Wednesday, December 12, 2007

Mary and Matthew

I stood on the crest of a moonlit hill, looking down at the sea of graves that separated me from my lover and I asked myself a question.
Is this worth it?
I didn't know, so I hopped the low iron fence and started across the cemetery that served as a short-cut to Mary's house.

Our house, but not for long.


I met Mary when I was 19 and she was 30. It was at a club that no longer exists. She was short, auburn-haired and rather plain-looking; a brooding, neurotic drug dealer with a violent temper and a half-wild wolfhound named Gwen. My kinda gal.

I don't recall what was said when we first met-the music was horrible and loud- our first words were probably: "what? huh?" , but she grabbed my hand, pulled me out of the crowd and announced her intentions very clearly. We walked to her nearby house and , three or four months later, she decided that I should move in with her. I was living in a Dude House at the time, so I was ready to accept this offer. I told my roommates to rent my room to the next Dude in line and my belongings started making their way to Mary's home, one backpack at a time. Neither of us had a vehicle, but I didn't own much that wouldn't fit into a rucksack, so the move was made one day at a time, over the course of a month.

In the 30 days before I moved in I started not noticing a number of things that I should have noticed...Mary, for instance, had plenty of her own cocaine- yet mine was disappearing at an alarming rate- and Mary, who was a cook at a fancy hotel during the day, suddenly started working a lot of nights- but with no extra pay to show for it. In fact, the more she 'worked', the more money she had to borrow from me and the more of my blow vanished. Hmmm.
But I was 19 , stupid and unwilling to accept the fact that my girlfriend was trying to destroy me. And herself.

One afternoon I noticed a strange new painting in her living room. There was something familiar... had I seen it before?. I asked Mary about it. She gave me a curious answer:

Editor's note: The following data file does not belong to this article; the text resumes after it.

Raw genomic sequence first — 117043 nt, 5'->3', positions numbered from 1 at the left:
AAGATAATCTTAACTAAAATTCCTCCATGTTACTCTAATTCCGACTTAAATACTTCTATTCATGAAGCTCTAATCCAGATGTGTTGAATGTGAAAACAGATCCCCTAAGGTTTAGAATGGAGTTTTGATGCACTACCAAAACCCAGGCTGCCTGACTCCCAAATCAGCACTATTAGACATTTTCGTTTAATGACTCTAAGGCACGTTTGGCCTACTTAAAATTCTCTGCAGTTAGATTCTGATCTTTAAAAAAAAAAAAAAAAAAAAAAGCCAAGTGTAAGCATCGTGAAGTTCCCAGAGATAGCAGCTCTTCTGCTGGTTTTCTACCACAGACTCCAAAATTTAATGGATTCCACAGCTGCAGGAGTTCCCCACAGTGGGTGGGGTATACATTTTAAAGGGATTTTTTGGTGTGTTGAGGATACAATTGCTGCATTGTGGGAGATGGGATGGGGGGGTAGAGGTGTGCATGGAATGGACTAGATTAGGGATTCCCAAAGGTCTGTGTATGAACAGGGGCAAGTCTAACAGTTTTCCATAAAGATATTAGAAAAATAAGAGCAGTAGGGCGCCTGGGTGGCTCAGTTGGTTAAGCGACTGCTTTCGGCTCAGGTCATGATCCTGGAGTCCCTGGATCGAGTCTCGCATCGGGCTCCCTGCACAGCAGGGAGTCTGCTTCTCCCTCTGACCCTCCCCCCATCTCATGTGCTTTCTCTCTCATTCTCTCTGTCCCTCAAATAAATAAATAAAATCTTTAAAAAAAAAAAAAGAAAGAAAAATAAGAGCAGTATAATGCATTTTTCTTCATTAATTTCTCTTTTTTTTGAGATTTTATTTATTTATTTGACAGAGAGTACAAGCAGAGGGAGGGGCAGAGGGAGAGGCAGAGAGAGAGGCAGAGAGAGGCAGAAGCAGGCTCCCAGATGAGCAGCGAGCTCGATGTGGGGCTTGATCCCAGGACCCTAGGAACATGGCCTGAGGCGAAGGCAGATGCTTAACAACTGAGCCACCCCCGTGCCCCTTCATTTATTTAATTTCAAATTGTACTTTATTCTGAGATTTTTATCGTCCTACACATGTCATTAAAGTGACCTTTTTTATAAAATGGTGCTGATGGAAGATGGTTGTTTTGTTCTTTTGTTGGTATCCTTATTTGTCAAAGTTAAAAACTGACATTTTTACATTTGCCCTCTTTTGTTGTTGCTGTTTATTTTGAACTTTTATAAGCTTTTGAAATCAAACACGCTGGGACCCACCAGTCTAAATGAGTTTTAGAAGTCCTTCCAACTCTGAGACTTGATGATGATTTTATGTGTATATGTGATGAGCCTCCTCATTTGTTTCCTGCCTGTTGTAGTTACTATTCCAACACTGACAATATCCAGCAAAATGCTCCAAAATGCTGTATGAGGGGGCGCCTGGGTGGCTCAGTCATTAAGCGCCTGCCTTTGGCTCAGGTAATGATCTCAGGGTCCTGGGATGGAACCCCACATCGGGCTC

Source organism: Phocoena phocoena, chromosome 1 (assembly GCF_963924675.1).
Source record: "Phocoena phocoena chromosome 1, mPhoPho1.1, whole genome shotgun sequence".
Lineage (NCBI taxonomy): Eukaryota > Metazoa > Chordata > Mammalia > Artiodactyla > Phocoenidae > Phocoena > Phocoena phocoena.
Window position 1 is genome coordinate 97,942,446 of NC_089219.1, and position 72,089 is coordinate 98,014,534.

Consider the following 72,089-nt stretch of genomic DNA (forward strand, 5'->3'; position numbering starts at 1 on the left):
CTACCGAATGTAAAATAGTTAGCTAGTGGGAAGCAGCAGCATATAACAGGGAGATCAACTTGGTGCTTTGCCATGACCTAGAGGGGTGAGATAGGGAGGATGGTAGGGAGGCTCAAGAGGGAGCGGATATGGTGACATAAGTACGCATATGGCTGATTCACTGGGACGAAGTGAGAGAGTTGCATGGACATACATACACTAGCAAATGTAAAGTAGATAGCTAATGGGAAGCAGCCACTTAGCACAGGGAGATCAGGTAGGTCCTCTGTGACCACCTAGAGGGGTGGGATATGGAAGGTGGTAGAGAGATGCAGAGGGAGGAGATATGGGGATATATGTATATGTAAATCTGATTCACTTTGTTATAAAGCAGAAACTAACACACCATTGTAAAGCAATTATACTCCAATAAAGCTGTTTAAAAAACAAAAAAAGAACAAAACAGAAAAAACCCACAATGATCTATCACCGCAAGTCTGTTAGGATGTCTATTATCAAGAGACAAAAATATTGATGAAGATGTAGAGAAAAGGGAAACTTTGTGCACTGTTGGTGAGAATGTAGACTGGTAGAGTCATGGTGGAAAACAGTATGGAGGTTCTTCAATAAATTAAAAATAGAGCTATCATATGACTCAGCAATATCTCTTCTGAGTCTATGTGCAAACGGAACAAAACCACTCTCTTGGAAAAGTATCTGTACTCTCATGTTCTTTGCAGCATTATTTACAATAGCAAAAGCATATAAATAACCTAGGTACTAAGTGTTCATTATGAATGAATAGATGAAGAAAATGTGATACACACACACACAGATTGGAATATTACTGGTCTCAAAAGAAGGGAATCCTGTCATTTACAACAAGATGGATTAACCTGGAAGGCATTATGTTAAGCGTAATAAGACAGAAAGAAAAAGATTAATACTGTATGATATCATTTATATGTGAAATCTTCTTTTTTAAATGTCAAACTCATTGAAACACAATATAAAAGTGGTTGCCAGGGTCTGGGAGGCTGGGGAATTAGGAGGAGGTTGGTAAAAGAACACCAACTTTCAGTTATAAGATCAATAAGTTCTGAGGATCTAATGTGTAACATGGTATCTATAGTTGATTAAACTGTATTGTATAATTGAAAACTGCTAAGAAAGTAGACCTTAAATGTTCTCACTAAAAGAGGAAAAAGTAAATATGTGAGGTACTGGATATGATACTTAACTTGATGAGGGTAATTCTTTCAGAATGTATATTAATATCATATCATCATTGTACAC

"Oh, that. My friend stole that from the Museum. I'm holding onto it for him until things cool down."
It started to dawn on me that not only was my girlfriend a drug dealer, she was also a criminal.


The day before the move was complete, Mary called me at a friend's house.

We need to talk. Now.


I am in trouble. We are in trouble.

Are you calling from jail?

No. Just come over now. We won't see each other again until Sunday and this can't wait.

When I reached the other side of the graveyard, I crawled through a well-used hole in the chain link fence and stood at the end of Mary's street. I made a slow, circling approach, looking for police or FBI vehicles...the neighborhood looked normal. Mary didn't.

Mary looked insane. Her normally narrow eyes were wide with cocaine intensity as she told me the news: She was pregnant. I thought we'd been careful, but...

Wow. I was only 19 and I had some serious misgivings about making a lifetime investment with a woman who was revealing herself to be more and more dangerous every day. I was terrified, my mind was wrapped in tentacles of fear and doubt...this wasn't happening...couldn't be...oh, my God...
Suddenly, I knew.

Am I the father?, I asked.

I don't think so,
she replied.


With those words still ringing through my head, I found myself on the squalid basement doorstep of my friend Matt, who lived nearby. Matt was a junkie and he had knowledge that I needed.

"Matt, I need you to show me how to shoot up."
I threw a bag of coke on his table.

"Whoa...why? Are you sure? What's going on?"

I started telling him the whole sorry tale, but he stopped me.

"I know", he said. " She has been coming over here with that guy and shooting up. I didn't know it was your stash. Sorry."

"Wh...why didn't you tell me?"

"What would you have done?"

I thought about that question. "I probably would have hit you", I answered.

"You see?", said Matt.